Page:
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Publication numberUS7242305 B2
Publication typeGrant
Application numberUS 10/822,233
Publication dateJul 10, 2007
Filing dateApr 9, 2004
Priority dateApr 9, 2004
Fee statusPaid
Also published asCN1691078A, EP1585077A2, EP1585077A3, US20050237179
Publication number10822233, 822233, US 7242305 B2, US 7242305B2, US-B2-7242305, US7242305 B2, US7242305B2
InventorsPaul Edward Cuddihy, Keith Donald Kuhnly, Paul Glendenning Saldin
Original AssigneeGeneral Electric Company
Export CitationBiBTeX, EndNote, RefMan
External Links: USPTO, USPTO Assignment, Espacenet
Device and method for monitoring movement within a home
US 7242305 B2
Abstract
A device and method for monitoring whether a resident is away from home or inactive within the home. A sensor, which includes a transmitter, a processor, a timer, and a detector, watches for motion to occur within a home. Upon sensing motion, the sensor sends a first signal indicative of the motion if the timer is not currently running and waits for the motion to end. If the timer already is running, the timer is restarted at zero. Upon expiration of a predetermined timing period, the sensor transmits a second signal indicative of inactivity. By comparing the timing of the second signal and the predetermined timing period, with a third signal sent by an exterior door sensor, a determination can be made whether the resident has left the home or is inactive within the home.
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Claims(21)
1. A wireless monitoring system, comprising:
one or more motion sensors for determining when motion ceases, comprising,
a detector for detecting activity;
a transmitter for transmitting a first signal indicative of a first detection of activity to a monitoring center;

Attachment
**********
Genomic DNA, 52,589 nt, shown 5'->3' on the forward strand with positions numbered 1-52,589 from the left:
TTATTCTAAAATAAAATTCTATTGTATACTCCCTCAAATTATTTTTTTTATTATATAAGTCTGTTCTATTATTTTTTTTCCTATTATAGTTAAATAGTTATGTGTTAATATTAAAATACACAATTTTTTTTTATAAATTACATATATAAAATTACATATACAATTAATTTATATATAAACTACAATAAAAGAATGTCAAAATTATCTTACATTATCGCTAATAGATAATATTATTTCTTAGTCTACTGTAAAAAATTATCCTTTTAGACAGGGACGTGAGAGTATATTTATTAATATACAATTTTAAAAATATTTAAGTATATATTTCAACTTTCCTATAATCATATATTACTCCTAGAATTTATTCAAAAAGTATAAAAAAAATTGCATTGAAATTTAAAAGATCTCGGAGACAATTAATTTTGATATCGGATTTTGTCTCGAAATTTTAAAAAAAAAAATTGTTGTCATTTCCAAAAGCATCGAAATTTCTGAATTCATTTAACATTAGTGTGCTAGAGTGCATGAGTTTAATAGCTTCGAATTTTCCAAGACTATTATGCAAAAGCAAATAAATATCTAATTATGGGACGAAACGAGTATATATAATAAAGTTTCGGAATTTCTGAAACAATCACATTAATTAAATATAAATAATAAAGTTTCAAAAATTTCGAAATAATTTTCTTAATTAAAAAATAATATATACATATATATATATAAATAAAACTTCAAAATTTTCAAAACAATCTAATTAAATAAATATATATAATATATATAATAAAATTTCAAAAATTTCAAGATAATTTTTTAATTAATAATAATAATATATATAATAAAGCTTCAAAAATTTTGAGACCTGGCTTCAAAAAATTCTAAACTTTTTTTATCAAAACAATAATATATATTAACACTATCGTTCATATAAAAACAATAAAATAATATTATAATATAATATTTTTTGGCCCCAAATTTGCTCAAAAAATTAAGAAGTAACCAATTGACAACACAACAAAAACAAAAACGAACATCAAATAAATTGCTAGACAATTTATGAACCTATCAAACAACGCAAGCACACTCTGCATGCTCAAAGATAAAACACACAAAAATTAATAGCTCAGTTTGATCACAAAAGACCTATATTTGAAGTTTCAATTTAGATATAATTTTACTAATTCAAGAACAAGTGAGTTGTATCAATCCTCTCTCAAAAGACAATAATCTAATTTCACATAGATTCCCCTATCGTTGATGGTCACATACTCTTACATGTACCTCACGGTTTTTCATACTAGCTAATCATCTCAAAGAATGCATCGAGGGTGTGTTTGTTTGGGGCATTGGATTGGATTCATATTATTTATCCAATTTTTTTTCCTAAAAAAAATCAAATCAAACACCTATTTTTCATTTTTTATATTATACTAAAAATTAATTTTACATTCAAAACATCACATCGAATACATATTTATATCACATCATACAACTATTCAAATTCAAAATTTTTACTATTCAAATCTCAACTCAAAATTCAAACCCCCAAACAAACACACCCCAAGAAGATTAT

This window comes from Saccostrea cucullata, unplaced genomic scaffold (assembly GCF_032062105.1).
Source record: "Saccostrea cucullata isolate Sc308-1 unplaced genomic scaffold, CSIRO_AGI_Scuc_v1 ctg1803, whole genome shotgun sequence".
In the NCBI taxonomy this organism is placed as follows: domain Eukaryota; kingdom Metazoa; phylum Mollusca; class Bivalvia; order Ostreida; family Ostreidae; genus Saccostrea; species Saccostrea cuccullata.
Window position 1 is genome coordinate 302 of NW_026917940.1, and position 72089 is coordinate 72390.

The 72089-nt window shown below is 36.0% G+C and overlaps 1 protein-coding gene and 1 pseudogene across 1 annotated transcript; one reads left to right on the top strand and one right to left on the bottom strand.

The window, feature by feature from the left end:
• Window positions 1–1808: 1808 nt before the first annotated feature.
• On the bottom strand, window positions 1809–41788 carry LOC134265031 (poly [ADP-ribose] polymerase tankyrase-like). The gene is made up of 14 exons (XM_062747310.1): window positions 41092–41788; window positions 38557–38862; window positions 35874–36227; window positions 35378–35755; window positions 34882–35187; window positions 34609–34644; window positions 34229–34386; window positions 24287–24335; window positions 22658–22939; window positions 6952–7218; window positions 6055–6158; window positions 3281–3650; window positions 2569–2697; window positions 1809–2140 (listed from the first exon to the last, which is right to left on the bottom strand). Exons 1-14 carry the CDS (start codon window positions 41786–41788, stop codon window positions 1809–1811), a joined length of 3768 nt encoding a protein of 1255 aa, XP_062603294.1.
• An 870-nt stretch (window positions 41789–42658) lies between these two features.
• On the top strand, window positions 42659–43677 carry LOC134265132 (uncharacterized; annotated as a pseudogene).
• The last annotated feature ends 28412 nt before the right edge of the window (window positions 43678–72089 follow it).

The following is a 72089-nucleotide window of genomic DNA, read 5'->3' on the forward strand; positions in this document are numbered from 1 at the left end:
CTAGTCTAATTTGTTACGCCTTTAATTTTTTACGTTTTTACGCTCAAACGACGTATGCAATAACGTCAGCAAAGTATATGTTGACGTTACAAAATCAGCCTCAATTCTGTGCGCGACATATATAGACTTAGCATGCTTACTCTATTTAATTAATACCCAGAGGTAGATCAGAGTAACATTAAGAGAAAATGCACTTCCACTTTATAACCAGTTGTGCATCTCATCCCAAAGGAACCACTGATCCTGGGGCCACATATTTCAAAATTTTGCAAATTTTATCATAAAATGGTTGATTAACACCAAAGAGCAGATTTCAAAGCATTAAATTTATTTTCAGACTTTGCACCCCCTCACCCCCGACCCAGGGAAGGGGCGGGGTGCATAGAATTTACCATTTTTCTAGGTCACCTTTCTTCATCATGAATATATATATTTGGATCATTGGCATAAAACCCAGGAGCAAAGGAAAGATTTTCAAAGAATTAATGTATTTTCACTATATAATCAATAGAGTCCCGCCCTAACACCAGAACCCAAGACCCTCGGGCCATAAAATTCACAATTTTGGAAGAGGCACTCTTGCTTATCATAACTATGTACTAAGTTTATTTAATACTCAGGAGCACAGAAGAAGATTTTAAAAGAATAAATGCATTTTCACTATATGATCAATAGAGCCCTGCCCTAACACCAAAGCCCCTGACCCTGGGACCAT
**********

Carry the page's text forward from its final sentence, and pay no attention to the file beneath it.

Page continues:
a processor for processing at least said first signal indicative of said first detection of activity; and
a timer which begins running upon a first detection of activity;
wherein upon the timer running to a set time period without detection of any subsequent activity after the first detection of activity, the transmitter transmits a second signal indicative of inactivity to a monitoring center; and
wherein said detector is adapted to continue watching for activity after said transmitter transmits said second signal indicative of inactivity; and
said monitoring center for monitoring said activity, comprising an activity report generator.
2. The wireless motion sensor of claim 1, wherein the transmitter is adapted for wirelessly transmitting the first and second signals.
3. The wireless motion sensor of claim 1, wherein the detector comprises a signal processor and a sensing portion.
4. The wireless motion sensor of claim 3, wherein the sensing portion comprises at least one sensing mechanism utilizing a sensing technique from the group consisting of passive infrared, ultrasound, microwave, radar, infrared, and any combinations thereof.
5. The wireless motion sensor of claim 3, wherein the sensing portion includes a passive infrared detecting mechanism.
6. The wireless motion sensor of claim 1, wherein the set time period is no greater than five minutes.
7. The wireless motion sensor of claim 1, wherein the sensor is configured to detect activity in the vicinity of one or more from the group consisting of interior doors, cabinet drawers, appliances, beds, couches or chairs.